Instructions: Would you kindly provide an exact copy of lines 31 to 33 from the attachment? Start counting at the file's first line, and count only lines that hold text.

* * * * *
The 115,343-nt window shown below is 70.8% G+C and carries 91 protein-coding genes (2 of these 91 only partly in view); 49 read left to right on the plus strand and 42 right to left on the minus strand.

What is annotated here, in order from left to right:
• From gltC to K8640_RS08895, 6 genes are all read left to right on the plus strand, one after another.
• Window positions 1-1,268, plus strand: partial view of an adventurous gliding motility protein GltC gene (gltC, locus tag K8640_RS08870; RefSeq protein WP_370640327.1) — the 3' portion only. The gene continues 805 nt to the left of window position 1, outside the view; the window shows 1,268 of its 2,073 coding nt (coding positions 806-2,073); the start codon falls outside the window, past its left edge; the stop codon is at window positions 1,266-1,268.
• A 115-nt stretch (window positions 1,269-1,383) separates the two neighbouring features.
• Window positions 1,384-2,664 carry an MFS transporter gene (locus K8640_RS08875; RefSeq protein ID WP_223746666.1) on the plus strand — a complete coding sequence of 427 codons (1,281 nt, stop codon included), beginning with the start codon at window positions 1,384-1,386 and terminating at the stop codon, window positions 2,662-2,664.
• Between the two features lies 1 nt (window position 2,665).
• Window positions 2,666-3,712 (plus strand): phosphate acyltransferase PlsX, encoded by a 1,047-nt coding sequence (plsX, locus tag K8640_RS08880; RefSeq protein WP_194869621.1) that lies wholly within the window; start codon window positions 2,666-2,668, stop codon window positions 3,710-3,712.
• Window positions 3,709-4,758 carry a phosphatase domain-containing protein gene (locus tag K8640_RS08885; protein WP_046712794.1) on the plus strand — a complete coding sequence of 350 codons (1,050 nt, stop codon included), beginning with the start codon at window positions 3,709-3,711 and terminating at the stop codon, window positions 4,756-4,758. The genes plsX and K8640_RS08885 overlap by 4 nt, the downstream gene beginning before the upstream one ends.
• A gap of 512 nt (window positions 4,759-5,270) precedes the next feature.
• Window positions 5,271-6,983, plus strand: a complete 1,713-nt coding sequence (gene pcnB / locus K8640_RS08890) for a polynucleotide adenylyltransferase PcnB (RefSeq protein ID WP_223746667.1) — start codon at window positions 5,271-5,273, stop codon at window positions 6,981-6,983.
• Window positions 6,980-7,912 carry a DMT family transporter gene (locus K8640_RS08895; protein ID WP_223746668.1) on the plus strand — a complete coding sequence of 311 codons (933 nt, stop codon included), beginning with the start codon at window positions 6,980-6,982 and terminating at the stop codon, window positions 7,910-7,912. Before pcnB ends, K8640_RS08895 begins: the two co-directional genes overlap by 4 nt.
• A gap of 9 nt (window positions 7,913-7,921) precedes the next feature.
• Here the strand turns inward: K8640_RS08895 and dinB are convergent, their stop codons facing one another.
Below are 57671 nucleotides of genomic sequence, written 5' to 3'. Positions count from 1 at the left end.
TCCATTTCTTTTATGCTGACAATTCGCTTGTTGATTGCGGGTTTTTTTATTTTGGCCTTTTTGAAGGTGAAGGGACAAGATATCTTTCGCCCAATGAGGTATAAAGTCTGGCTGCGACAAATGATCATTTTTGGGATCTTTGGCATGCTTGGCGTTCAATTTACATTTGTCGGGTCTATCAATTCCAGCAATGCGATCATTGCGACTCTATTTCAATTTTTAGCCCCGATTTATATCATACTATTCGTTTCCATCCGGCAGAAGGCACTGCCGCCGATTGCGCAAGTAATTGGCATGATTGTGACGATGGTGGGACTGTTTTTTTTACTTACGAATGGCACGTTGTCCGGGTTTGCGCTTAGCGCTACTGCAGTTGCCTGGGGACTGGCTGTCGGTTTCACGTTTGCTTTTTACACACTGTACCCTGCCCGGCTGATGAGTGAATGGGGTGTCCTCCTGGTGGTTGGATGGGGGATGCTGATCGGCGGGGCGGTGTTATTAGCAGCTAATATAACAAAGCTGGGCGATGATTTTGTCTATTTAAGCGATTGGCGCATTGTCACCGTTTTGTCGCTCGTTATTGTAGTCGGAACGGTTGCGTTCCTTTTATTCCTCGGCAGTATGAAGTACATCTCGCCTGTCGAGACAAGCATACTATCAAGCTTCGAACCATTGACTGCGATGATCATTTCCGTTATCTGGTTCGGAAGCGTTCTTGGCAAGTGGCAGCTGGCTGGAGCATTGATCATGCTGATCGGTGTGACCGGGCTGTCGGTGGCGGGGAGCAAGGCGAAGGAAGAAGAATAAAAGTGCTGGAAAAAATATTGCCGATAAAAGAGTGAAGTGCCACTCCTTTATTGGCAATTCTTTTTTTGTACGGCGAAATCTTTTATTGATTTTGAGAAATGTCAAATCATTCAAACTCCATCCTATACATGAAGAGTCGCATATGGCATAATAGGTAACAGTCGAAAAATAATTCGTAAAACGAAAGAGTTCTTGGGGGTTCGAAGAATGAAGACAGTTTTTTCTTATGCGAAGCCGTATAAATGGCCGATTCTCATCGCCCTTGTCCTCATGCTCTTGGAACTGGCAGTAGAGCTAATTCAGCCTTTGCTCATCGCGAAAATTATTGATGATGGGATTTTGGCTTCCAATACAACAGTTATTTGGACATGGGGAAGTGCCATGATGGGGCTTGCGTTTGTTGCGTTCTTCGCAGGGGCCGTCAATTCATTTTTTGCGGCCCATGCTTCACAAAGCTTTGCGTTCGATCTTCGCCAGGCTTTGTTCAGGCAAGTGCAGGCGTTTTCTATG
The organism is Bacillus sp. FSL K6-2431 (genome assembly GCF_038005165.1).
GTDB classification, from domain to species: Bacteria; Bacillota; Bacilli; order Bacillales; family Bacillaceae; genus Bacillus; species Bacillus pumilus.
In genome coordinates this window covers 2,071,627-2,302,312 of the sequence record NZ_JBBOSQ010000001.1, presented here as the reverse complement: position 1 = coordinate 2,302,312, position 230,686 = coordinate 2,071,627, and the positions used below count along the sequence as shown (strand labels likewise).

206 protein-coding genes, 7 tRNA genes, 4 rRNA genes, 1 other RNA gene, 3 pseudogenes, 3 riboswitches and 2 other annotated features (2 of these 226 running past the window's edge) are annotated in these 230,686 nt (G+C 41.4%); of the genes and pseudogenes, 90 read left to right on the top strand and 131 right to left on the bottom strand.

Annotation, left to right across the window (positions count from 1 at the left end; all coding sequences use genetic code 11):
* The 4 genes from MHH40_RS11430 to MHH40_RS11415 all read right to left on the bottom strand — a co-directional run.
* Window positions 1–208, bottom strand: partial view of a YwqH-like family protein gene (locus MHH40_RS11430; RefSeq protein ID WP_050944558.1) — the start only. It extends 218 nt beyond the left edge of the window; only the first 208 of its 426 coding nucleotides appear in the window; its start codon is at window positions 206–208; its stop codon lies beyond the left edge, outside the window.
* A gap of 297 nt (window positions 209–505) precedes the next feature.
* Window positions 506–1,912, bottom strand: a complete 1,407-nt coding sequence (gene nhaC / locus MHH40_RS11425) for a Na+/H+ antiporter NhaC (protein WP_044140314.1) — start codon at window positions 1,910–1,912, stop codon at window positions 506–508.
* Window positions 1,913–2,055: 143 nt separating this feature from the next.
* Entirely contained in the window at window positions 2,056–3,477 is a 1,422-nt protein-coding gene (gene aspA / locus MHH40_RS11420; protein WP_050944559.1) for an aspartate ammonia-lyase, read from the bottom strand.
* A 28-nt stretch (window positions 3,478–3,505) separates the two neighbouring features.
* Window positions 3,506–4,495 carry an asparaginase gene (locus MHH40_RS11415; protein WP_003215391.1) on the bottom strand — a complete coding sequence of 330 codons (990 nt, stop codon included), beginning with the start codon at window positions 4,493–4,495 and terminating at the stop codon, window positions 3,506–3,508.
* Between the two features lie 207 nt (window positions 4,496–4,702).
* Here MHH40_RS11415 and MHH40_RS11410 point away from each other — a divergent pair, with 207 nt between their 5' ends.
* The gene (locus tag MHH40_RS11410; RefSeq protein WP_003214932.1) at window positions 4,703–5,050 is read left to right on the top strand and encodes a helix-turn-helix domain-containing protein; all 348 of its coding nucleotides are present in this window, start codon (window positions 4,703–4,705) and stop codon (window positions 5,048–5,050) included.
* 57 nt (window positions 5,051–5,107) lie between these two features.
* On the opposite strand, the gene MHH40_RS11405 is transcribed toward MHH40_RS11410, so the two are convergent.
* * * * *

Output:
* Here MHH40_RS11415 and MHH40_RS11410 point away from each other — a divergent pair, with 207 nt between their 5' ends.
* The gene (locus tag MHH40_RS11410; RefSeq protein WP_003214932.1) at window positions 4,703–5,050 is read left to right on the top strand and encodes a helix-turn-helix domain-containing protein; all 348 of its coding nucleotides are present in this window, start codon (window positions 4,703–4,705) and stop codon (window positions 5,048–5,050) included.
* 57 nt (window positions 5,051–5,107) lie between these two features.